Good news: Today's GDP numbers illustrate that the economic recovery is strengthening.
Third quarter real GDP growth was 3.6 percent year-on-year, considerably above the Bureau of Economic Analysis' estimate last month of 2.8 percent, and also half a percent above Wall Street's consensus estimate of 3.1 percent.
That would have been considered decent growth even before the 2008 crisis, after which the economy spent five years suffering from lower growth and high unemployment. But coming now, it provides good evidence that a real recovery may — after five years of lackluster growth — finally be taking hold. Unemployment is still high — but that too is gradually coming down, and initial unemployment claims today also fell strongly.
A lot of economists and analysts — including Larry Summers, Paul Krugman, and myself — have expressed concern that the economy might have fallen into long-term or permanent stagnation. If business and consumer expectations become depressed, and everyone stops expecting growth (perhaps due to a burst housing or stock market bubble), those expectations have a way of becoming reality. If people don't believe there will be growth, then they are more willing to sit on cash or low-risk, low-yield assets like bonds instead of investing in productive activities and businesses. This is what seems to have occurred in Japan multiple times in the last 20 years — lost decades of economic depression.
Fortunately, it is beginning to seem much likelier that America has avoided Japan's fate. The U.S. is still facing some of the same pressures that Japan grappled with in the aftermath of its burst bubbles, in particular, de-leveraging that forces consumers and businesses to use their income to pay down debt instead of investing or spending it, and a dysfunctional financial sector that lacks the ability to allocate capital efficiently to businesses and individuals who need it. But as growth accelerates, expectations of growth are strengthening. Investors who for years were extremely negative about the prospects for growth are turning bullish.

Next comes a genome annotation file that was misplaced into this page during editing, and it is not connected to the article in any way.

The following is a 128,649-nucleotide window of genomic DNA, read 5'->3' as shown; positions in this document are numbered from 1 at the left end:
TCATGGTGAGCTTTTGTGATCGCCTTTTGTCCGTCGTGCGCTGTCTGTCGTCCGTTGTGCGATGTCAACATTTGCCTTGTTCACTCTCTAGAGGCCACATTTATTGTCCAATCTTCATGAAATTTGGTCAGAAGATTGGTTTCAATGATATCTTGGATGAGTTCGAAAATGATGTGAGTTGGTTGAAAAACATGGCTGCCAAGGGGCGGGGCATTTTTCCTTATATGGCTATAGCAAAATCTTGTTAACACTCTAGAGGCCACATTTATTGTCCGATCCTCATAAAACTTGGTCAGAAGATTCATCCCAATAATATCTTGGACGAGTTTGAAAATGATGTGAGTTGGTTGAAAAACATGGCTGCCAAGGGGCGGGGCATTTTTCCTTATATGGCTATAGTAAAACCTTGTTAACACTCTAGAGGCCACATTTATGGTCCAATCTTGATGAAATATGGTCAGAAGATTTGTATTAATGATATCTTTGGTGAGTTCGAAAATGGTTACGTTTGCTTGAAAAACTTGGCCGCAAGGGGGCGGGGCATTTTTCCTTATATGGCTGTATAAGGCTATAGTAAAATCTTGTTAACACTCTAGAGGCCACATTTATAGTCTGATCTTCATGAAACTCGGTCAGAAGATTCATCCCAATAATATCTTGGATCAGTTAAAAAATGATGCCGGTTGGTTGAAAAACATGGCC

Yet there is a danger to the appearance of a strengthening recovery. Some would say that with the recovery strengthening, now is the time for the Federal Reserve to tighten up its fiscal stimulus to prevent the growth of new bubbles. But the Japanese example shows that this would be misguided. In 2000, and in 2006, the Bank of Japan tightened on the first sign of economic recovery, and twice those first signs of renewed confidence were quickly snuffed out. The economy will be much more resilient to bubbles after a sustained recovery. The Fed should stick to its mandate, and should only consider tapering once unemployment is below 5.5 percent, and inflation above two percent.
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